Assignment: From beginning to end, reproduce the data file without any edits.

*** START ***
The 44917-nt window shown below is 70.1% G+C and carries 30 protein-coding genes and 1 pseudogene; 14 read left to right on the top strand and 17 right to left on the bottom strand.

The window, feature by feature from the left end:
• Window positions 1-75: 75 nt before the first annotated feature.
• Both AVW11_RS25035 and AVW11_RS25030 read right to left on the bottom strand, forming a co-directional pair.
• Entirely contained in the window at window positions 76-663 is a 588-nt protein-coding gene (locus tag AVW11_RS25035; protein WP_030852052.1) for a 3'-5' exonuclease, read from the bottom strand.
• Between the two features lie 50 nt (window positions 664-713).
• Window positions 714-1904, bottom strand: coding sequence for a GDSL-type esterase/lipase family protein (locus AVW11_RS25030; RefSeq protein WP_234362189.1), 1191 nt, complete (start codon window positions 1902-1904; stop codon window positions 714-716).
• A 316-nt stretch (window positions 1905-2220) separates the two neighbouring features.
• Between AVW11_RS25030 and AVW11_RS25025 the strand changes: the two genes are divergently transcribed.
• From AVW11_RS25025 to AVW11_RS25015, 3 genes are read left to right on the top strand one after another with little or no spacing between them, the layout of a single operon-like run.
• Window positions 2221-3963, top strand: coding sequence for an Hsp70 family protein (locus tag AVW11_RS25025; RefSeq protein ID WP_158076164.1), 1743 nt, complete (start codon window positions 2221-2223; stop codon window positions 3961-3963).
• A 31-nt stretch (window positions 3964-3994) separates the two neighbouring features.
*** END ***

The 44917-nt window shown below is 70.1% G+C and carries 30 protein-coding genes and 1 pseudogene; 14 read left to right on the top strand and 17 right to left on the bottom strand.

The window, feature by feature from the left end:
• Window positions 1-75: 75 nt before the first annotated feature.
• Both AVW11_RS25035 and AVW11_RS25030 read right to left on the bottom strand, forming a co-directional pair.
• Entirely contained in the window at window positions 76-663 is a 588-nt protein-coding gene (locus tag AVW11_RS25035; protein WP_030852052.1) for a 3'-5' exonuclease, read from the bottom strand.
• Between the two features lie 50 nt (window positions 664-713).
• Window positions 714-1904, bottom strand: coding sequence for a GDSL-type esterase/lipase family protein (locus AVW11_RS25030; RefSeq protein WP_234362189.1), 1191 nt, complete (start codon window positions 1902-1904; stop codon window positions 714-716).
• A 316-nt stretch (window positions 1905-2220) separates the two neighbouring features.
• Between AVW11_RS25030 and AVW11_RS25025 the strand changes: the two genes are divergently transcribed.
• From AVW11_RS25025 to AVW11_RS25015, 3 genes are read left to right on the top strand one after another with little or no spacing between them, the layout of a single operon-like run.
• Window positions 2221-3963, top strand: coding sequence for an Hsp70 family protein (locus tag AVW11_RS25025; RefSeq protein ID WP_158076164.1), 1743 nt, complete (start codon window positions 2221-2223; stop codon window positions 3961-3963).
• A 31-nt stretch (window positions 3964-3994) separates the two neighbouring features.